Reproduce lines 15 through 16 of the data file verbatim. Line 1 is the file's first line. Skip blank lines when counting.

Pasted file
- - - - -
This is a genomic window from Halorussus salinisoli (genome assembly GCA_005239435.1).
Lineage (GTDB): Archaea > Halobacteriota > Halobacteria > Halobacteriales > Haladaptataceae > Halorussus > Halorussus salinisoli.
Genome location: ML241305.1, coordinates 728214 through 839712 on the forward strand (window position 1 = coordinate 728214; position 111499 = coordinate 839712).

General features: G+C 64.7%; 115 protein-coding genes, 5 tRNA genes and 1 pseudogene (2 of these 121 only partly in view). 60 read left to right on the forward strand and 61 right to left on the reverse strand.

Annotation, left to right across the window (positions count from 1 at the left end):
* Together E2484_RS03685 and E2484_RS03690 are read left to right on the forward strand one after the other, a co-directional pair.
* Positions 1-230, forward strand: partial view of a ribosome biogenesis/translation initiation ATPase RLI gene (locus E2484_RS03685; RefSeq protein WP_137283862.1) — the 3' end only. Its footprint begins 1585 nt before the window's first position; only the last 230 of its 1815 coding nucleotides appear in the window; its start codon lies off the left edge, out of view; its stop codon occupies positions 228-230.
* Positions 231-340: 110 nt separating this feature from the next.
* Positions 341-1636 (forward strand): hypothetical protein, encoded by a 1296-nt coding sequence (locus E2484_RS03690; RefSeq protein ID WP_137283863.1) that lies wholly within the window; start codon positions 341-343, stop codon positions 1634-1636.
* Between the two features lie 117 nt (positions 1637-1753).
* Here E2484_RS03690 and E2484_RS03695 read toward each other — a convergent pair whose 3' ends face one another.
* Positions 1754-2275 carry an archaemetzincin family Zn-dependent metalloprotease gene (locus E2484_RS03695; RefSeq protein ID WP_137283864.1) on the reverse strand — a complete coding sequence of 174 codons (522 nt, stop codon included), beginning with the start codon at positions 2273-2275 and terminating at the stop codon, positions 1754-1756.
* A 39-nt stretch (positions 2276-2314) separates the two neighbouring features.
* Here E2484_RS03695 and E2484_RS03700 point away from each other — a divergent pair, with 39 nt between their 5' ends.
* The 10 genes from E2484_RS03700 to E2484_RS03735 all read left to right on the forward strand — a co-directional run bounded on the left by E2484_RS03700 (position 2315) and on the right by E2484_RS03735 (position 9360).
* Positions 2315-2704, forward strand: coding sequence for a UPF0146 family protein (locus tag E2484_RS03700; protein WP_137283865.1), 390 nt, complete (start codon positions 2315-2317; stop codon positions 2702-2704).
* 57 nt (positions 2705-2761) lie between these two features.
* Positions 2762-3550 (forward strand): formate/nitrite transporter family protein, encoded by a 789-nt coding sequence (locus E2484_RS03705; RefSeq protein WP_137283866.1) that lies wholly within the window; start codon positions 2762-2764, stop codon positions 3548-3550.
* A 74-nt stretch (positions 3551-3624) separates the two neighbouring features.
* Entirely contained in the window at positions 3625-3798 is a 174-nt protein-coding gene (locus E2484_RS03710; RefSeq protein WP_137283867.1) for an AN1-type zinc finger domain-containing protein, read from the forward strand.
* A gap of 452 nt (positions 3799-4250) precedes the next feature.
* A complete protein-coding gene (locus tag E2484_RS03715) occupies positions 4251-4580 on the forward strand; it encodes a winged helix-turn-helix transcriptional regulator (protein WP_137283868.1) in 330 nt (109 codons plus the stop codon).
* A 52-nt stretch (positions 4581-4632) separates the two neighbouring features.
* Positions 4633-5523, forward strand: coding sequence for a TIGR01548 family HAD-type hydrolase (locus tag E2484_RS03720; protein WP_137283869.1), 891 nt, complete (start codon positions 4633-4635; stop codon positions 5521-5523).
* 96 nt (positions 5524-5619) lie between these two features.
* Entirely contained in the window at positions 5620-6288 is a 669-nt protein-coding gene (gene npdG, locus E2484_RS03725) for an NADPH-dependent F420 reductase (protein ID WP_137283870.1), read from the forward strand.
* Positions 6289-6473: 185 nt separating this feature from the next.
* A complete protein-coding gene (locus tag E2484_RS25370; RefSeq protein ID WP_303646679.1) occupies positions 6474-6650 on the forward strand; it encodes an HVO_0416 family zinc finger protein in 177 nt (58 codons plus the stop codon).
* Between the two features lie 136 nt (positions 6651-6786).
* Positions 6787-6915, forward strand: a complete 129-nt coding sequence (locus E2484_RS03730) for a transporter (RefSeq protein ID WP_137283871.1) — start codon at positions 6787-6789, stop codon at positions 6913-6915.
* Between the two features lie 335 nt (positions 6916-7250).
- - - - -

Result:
* The 10 genes from E2484_RS03700 to E2484_RS03735 all read left to right on the forward strand — a co-directional run bounded on the left by E2484_RS03700 (position 2315) and on the right by E2484_RS03735 (position 9360).
* Positions 2315-2704, forward strand: coding sequence for a UPF0146 family protein (locus tag E2484_RS03700; protein WP_137283865.1), 390 nt, complete (start codon positions 2315-2317; stop codon positions 2702-2704).